A cautionary tale for anyone who's entire identity is tied to what they do for work.
Great read, Benny. Thank you for all you do, including sharing your story.
Our paths crossing has helped me immensely and I know your efforts are helping others.
Like exiting a military life, leaving a team environment is a hard thing to do.
I liken it to a turnstile that they don’t really prepare you for, or you don’t see.
Inside looking out is completely different to looking in after the transition.
Having goals, mates going through similar situations, and family around takes some of the burden.
Resilience is the ultimate here though as that sets up the discipline to get it done 👍🏻
When the ref sees a different picture to what you want them to, can be an impossible one to change no matter what.
That’s rugby, that’s life.
what I remember most (other than the result) about that series is all the injuries the wallabies suffered, especially in the 3rd game when there seemed to be many head clashes
Thanks Ben. Glad I subscribed to this and your truthful encounter. I was there but I could not remember your sinbinning. Remember George being knocked out and coming back on, and being stuck in a beer queue for 45 minutes with a gazillion singing red shirts. I called that test match the British Lines tour. What an awful night all round in the context of a a game of rugby. Memorable night in the context of life.
Nice read, thanks Ben. In his book, Robbie Deans mentions some issues with the last game, including Horwill having a bad leg and hiding it from the medicos, some issues with the O'Connor experiment at flyhalf and the post game attitude of the team, more concerned about cab charges than the team performance. He also mentioned the intrigue with Pulver, who refused to confirm his coaching future and then sacked him post game. A really interesting insight into team dynamics where one or two thing going on can undermine the whole team.
Great share Ben!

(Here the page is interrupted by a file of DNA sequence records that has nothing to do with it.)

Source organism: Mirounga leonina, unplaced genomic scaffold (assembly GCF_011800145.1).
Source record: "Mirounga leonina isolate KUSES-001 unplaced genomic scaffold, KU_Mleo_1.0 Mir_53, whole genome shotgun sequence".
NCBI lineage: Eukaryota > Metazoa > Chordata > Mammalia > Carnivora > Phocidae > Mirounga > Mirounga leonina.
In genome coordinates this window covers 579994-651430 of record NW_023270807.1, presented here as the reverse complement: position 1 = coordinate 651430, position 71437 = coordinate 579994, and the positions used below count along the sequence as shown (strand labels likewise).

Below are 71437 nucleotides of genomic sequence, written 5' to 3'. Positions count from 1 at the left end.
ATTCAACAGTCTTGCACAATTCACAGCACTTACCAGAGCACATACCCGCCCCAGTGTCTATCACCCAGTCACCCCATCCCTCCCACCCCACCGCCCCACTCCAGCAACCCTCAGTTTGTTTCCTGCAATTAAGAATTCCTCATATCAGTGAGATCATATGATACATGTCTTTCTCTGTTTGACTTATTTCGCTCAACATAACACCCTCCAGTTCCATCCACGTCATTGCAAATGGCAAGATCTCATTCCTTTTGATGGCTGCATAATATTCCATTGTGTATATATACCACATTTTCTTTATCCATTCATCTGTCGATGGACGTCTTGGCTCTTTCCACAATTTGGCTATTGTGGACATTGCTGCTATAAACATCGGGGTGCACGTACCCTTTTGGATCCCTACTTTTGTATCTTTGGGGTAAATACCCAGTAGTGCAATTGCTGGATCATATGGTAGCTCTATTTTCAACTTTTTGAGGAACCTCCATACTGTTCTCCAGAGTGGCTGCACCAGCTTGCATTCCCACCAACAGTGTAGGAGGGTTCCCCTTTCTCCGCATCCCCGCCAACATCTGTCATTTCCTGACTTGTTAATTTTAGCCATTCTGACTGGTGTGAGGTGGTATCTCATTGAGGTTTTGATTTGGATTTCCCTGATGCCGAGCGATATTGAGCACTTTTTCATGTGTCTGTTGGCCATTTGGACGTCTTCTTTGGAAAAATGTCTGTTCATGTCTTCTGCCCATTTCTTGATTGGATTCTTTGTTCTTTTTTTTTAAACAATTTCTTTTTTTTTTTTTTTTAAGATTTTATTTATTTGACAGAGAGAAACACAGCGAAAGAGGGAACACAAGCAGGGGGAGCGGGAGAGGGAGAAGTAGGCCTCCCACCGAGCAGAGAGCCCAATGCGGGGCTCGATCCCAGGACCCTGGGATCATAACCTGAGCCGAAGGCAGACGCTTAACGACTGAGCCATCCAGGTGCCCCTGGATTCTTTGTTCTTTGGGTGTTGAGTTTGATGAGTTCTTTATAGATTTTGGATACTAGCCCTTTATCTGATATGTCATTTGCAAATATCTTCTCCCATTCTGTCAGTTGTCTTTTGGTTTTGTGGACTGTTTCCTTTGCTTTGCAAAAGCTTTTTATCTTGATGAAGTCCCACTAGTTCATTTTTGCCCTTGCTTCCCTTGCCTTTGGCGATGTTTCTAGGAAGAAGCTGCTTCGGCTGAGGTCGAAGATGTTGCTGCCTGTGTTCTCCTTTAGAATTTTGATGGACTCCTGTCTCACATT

Not only does this shed light to other athletes, but hopefully to how fans treat athletes and to not be so hard on them when they make mistakes or don't perform well. We all have good and bad days but sometimes I like fans forget this and are extremely unforgiving.
Ben, as usual you are insightful and helpful in many ways. I love my rugby and I remember that game well. I also love my cycling and this week I started reading a behind the scenes narrative about the Tour de France, a sport and an event that takes commitment, focus and pain to new levels. I have been to many Tour de France editions and other professional races around Europe, but with the Tour de France especially it is hard to close. Other races are much more accessible, but the Tour de France is the race that the world knows about. There is one chapter in the book that made me think of you, but I think the whole book will resonate with you. I'll send you some excerpts. Its Pain and Privilege.
Bad and mean Breen machine with the words of wisdom.
It’s not up to us to decide what is and isn’t traumatic to anyone else. Anyone who tried can get in the bin.
The trauma will always be relative to how seriously we take certain things and how much they mean to us. Playing for your country against the lions meant a lot to you. I’d fuckin’ hope so, too.
Love the message about not stacking all the eggs of pride in one basket.
Distribute them around so it can’t all be taken from you at the same time. Kind of like safeguarding yourself.
Love your work Dez!
Good on you, Ben - you have a really important message and there’s no doubt others need to hear it. Also no doubt that they will benefit from it. Speaking your truth publicly is a brave and noble thing to do. I know how much it helps to open channels of communication and support. It is inspirational.
Thanks for all that you’re giving to the community, especially the rugby community.
Totally get it, being abducted by aliens left a traumatic effect on me along with several near death experiences.